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 LAST UPDATE 4/28/09

A Forthcoming Wizard by Jody Lynn Nye, Tor, 2009, $27.95, ISBN 978-0-7653-1434-5 

In the first in this series, a young woman impersonates her brother and becomes apprenticed to a wizard, a position forbidden to young girls under ordinary circumstances. As the second volume opens, she finds herself in a very dangerous and exalted situation.  She is the protector of a book whose contents can be rewritten to actually rewrite the external universe, obviously a source of power that attracts a number of nefarious characters. This interesting opening isnít completely satisfied by the quest story that follows, although the development of the protagonist, Hildi, is much better done than in most coming of age as a wizard books, of which there have been many.  This is not a Harry Potter clone at all, despite some superficial similarities.  Thereís a happy ending, and the suggestion that Hildiís adventures may be over now that sheís accomplished her task and prevented the power from falling into the wrong hands, but I wouldnít be surprised to see her return for further escapades. 4/28/09

Silvertongue by Charlie Fletcher, Hyperion, 2009, $16.99, ISBN 978-142310179-6 

Third and final volume in the Stoneheart trilogy.  Although this is a young adult series, I was particularly drawn to it because of my fondness for gargoyles.  The premise is that in contemporary London, the gargoyles and other statues are alive, and that they are fighting a war.  Two youngsters are caught in the middle since they know whatís going on.  The conflict comes to a climax this time as time itself stops, leaving London within only the two human inhabitants, and the warring factions about to fight their ultimate battle.  Quite suspense, more intense than much fantasy aimed at this age group, and better written than most as well.  Fletcher is one of my favorite young adult fantasy writers, and animated statues and gargoyles are a particular interest of mine, which made this even more enjoyable.  I wish he'd try some SF. 4/27/09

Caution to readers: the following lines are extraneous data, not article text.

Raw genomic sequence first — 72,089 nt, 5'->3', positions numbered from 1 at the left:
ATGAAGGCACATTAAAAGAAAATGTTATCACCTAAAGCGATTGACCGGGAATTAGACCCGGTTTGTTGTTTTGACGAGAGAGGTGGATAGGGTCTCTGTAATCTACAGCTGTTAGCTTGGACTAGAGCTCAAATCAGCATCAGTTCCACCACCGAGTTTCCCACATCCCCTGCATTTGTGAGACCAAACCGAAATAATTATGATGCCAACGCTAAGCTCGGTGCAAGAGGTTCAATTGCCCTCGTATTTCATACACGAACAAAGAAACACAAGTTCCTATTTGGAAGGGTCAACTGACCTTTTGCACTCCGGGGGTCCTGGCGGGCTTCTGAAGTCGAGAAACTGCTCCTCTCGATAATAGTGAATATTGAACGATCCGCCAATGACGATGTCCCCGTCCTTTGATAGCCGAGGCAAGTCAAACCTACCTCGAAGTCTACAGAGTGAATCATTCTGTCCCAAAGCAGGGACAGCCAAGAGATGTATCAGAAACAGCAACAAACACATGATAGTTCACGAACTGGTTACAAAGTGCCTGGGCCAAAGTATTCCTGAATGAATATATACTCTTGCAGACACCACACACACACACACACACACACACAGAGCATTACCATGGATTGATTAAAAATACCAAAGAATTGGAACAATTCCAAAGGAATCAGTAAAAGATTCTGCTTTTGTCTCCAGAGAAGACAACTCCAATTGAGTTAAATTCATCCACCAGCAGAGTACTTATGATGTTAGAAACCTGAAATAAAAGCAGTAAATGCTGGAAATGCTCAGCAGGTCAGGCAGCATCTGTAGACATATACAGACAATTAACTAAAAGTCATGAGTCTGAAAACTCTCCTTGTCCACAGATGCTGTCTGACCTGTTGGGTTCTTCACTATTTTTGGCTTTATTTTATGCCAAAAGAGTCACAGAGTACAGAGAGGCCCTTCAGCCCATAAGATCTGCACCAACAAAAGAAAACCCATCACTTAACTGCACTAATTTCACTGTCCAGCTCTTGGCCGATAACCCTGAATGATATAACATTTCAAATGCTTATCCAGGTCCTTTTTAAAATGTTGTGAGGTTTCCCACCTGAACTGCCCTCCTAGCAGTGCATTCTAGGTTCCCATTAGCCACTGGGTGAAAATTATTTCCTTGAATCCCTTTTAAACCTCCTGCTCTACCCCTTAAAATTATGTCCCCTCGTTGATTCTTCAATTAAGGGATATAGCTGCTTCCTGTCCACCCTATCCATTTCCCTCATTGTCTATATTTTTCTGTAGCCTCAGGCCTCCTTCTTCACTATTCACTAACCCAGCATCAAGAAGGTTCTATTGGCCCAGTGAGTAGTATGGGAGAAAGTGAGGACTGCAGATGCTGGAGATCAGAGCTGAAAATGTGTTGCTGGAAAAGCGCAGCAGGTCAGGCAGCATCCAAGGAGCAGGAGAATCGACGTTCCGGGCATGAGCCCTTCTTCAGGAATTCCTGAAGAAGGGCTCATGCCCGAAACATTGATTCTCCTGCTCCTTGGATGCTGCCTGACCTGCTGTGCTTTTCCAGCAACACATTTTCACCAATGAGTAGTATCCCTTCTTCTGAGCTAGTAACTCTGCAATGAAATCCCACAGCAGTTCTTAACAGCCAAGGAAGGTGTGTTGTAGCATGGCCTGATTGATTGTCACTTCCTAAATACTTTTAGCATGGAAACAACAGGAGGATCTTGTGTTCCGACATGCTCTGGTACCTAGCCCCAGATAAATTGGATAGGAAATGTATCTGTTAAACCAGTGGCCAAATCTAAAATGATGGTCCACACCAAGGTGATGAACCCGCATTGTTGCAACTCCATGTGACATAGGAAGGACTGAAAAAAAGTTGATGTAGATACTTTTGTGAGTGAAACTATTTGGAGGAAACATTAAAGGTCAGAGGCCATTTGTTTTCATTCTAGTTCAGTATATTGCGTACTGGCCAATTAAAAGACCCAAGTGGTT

The Revolution Business by Charles Stross, Tor, 4/09, $24.95, ISBN 978-0-7653-1672-1 2157

Stross extends his series about a company that trades secretly across parallel universes to its fifth volume.  In the earlier books, weíve seen the corporate clan split into factions while somehow managing to overcome most of the difficulties facing it, but the situation is getting steadily worse.  Now our heroine finds herself thrust into the role of leader of one of the factions even as civil war threatens their holdings in more than one version of reality. But even her friends are suspect and the intricacies of the plots and counterplots bewilders most of the characters and sometimes the reader as well.  And then things start to get really complicated when the US government begins to speculate about parallel universes itself.  The most ambitious of the series to date, and thankfully Stross manages to keep control of the contending plot elements and wind them all together, extending the life of this series.  4/26/09